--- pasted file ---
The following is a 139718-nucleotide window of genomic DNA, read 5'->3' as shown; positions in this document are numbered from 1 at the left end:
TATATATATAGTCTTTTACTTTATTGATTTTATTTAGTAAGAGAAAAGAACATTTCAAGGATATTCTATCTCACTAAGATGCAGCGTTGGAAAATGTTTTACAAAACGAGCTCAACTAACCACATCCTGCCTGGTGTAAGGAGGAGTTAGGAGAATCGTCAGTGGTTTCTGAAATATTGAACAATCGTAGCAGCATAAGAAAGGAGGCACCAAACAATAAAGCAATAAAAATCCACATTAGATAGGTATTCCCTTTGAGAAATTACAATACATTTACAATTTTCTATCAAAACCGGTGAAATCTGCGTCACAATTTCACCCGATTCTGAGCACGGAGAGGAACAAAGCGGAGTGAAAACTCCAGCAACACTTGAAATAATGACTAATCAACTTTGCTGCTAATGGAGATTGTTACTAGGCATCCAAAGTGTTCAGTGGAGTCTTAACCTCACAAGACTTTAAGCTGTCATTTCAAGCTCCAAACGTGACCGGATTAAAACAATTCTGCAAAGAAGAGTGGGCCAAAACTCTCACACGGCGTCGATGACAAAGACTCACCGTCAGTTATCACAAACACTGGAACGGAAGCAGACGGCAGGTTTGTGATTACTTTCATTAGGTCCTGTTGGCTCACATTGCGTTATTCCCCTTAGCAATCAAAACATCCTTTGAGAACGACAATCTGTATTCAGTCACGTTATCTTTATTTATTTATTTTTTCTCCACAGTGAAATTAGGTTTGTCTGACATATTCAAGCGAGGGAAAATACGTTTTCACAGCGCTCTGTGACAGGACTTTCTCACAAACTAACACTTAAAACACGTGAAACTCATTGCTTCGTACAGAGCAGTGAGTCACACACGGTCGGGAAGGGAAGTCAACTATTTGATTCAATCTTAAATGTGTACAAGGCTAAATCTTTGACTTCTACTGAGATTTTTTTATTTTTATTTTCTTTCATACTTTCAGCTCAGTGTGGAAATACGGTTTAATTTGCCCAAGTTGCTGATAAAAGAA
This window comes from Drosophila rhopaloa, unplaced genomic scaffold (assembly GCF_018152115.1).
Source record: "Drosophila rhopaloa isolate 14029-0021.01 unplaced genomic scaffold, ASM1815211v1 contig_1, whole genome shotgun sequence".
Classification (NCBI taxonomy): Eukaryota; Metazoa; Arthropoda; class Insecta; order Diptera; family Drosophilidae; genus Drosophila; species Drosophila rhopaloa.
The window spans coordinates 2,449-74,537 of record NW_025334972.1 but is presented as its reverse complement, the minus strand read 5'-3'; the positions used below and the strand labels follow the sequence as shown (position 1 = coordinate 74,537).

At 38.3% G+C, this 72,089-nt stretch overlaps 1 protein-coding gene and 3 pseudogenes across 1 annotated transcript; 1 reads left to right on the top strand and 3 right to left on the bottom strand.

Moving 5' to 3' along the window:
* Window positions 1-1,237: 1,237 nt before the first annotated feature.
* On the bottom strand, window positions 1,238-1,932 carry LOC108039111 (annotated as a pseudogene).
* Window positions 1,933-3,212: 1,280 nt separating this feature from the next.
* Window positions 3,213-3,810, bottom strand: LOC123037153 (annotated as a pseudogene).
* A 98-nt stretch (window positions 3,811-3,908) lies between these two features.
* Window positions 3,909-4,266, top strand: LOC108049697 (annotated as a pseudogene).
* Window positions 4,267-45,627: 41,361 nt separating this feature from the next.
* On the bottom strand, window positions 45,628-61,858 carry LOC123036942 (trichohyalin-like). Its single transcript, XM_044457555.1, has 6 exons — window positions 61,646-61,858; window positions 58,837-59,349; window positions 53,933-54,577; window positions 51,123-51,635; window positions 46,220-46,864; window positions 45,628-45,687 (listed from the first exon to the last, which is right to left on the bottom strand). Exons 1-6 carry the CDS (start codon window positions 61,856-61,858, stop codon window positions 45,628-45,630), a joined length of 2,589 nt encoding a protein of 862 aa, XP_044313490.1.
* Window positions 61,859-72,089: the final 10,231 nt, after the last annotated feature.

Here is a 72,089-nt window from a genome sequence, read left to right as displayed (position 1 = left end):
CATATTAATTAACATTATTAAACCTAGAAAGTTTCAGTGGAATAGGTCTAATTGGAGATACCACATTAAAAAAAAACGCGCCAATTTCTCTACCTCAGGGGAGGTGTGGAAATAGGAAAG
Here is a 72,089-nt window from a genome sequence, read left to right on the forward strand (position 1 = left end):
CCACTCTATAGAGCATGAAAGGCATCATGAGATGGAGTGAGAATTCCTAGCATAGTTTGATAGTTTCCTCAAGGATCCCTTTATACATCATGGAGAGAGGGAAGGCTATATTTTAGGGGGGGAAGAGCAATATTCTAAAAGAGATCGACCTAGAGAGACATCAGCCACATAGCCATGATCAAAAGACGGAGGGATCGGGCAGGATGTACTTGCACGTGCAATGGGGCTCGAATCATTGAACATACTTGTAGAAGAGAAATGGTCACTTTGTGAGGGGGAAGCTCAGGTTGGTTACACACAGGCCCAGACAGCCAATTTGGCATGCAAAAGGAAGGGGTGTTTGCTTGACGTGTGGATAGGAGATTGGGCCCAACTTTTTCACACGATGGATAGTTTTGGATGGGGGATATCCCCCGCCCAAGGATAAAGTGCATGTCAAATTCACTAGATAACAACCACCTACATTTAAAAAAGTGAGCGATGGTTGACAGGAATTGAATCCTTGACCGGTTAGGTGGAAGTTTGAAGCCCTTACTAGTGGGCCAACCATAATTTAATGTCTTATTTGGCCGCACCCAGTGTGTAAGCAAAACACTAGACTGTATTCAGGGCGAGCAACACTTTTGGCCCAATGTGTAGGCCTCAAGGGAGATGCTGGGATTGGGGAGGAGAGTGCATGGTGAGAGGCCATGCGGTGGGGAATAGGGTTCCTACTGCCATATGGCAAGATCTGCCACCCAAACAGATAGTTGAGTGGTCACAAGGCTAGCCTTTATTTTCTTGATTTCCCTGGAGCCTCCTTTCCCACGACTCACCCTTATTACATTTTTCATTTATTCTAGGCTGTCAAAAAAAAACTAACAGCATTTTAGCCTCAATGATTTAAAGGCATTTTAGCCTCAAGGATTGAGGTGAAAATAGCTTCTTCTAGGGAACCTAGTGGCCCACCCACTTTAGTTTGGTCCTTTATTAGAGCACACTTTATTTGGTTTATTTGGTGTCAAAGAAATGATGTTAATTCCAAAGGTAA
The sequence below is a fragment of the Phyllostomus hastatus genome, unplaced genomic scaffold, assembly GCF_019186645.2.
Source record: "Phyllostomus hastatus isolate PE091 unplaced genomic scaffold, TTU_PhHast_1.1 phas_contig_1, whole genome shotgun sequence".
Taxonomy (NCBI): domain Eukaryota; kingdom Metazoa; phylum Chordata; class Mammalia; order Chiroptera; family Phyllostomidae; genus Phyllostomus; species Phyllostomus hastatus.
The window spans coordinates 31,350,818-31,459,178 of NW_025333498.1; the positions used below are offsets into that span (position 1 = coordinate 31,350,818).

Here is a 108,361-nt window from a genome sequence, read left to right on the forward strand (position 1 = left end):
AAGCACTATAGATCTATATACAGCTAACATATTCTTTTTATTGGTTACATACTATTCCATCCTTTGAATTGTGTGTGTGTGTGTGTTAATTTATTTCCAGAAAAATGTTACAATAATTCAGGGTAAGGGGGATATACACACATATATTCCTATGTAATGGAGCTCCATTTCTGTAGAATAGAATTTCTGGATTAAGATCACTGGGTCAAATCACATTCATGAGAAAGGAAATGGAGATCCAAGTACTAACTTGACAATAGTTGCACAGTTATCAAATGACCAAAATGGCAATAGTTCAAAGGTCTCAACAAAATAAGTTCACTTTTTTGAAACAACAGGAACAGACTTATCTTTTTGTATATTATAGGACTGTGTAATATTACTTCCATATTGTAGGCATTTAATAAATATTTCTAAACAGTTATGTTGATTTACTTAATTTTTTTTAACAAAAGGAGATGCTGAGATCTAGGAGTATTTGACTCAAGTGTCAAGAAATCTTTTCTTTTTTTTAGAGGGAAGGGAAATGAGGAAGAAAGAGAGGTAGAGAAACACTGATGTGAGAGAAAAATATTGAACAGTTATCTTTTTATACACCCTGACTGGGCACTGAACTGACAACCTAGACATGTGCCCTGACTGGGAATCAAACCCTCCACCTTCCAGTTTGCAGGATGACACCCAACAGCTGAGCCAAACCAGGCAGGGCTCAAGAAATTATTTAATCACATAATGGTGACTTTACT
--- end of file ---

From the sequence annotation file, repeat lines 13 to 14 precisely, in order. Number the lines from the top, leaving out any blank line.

* A 98-nt stretch (window positions 3,811-3,908) lies between these two features.
* Window positions 3,909-4,266, top strand: LOC108049697 (annotated as a pseudogene).